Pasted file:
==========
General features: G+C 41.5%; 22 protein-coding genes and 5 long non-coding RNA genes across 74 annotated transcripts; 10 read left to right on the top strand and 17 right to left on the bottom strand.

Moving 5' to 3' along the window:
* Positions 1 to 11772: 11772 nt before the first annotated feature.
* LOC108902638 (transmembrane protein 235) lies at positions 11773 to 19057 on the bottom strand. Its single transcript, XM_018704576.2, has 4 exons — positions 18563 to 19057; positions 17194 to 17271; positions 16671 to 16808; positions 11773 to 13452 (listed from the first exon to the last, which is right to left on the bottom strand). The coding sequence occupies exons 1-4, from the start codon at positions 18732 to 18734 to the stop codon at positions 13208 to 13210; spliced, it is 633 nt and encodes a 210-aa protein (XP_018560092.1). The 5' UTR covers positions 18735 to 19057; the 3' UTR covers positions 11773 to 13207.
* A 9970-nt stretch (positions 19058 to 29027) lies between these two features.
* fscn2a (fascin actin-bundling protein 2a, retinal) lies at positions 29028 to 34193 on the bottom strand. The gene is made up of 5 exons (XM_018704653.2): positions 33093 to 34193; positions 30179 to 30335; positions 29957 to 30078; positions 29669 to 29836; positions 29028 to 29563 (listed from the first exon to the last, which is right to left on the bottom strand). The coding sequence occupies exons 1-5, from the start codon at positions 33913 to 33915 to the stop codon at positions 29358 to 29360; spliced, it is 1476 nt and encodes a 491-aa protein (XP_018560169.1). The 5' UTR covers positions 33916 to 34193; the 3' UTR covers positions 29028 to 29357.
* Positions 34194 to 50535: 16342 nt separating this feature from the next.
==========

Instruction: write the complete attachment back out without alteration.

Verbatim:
General features: G+C 41.5%; 22 protein-coding genes and 5 long non-coding RNA genes across 74 annotated transcripts; 10 read left to right on the top strand and 17 right to left on the bottom strand.

Moving 5' to 3' along the window:
* Positions 1 to 11772: 11772 nt before the first annotated feature.
* LOC108902638 (transmembrane protein 235) lies at positions 11773 to 19057 on the bottom strand. Its single transcript, XM_018704576.2, has 4 exons — positions 18563 to 19057; positions 17194 to 17271; positions 16671 to 16808; positions 11773 to 13452 (listed from the first exon to the last, which is right to left on the bottom strand). The coding sequence occupies exons 1-4, from the start codon at positions 18732 to 18734 to the stop codon at positions 13208 to 13210; spliced, it is 633 nt and encodes a 210-aa protein (XP_018560092.1). The 5' UTR covers positions 18735 to 19057; the 3' UTR covers positions 11773 to 13207.
* A 9970-nt stretch (positions 19058 to 29027) lies between these two features.
* fscn2a (fascin actin-bundling protein 2a, retinal) lies at positions 29028 to 34193 on the bottom strand. The gene is made up of 5 exons (XM_018704653.2): positions 33093 to 34193; positions 30179 to 30335; positions 29957 to 30078; positions 29669 to 29836; positions 29028 to 29563 (listed from the first exon to the last, which is right to left on the bottom strand). The coding sequence occupies exons 1-5, from the start codon at positions 33913 to 33915 to the stop codon at positions 29358 to 29360; spliced, it is 1476 nt and encodes a 491-aa protein (XP_018560169.1). The 5' UTR covers positions 33916 to 34193; the 3' UTR covers positions 29028 to 29357.
* Positions 34194 to 50535: 16342 nt separating this feature from the next.